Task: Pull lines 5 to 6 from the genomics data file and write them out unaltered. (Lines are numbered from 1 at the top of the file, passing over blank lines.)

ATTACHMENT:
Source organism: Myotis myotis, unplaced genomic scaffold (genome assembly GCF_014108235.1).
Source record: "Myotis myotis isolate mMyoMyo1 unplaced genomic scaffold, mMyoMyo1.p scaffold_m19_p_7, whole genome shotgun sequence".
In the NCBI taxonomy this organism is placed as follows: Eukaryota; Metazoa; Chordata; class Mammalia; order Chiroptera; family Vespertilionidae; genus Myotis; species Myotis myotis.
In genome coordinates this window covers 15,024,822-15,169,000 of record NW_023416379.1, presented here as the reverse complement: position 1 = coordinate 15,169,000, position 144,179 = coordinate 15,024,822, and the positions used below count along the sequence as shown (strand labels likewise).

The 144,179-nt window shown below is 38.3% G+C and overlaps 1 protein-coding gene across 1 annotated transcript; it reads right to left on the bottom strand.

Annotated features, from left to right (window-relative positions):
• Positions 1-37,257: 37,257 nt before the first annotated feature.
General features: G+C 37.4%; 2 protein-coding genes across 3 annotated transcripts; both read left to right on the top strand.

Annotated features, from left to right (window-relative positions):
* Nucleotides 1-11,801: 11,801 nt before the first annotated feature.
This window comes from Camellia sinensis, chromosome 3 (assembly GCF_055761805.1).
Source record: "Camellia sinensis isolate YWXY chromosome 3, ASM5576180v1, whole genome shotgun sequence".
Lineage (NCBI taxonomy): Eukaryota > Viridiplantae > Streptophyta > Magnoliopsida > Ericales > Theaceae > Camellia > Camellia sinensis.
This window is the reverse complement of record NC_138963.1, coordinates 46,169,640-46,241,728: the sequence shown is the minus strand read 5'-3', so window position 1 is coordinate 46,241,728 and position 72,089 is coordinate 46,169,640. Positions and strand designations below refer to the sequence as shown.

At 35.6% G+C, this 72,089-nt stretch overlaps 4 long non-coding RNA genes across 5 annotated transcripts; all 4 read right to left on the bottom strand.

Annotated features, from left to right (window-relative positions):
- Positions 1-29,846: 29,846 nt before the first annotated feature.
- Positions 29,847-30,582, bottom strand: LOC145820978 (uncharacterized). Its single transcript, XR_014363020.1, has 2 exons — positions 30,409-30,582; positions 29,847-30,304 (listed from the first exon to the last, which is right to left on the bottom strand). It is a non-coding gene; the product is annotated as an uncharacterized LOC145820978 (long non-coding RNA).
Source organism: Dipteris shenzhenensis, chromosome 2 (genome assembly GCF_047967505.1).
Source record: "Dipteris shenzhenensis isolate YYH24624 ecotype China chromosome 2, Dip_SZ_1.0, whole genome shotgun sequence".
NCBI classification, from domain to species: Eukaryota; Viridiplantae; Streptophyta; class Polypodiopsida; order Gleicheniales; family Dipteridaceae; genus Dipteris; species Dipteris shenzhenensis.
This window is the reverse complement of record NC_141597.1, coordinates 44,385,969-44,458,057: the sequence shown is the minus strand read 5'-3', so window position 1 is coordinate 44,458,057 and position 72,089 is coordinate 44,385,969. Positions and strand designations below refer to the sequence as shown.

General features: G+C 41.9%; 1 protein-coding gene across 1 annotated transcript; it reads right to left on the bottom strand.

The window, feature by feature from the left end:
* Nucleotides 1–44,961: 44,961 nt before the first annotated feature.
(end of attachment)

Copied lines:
The 144,179-nt window shown below is 38.3% G+C and overlaps 1 protein-coding gene across 1 annotated transcript; it reads right to left on the bottom strand.

Annotated features, from left to right (window-relative positions):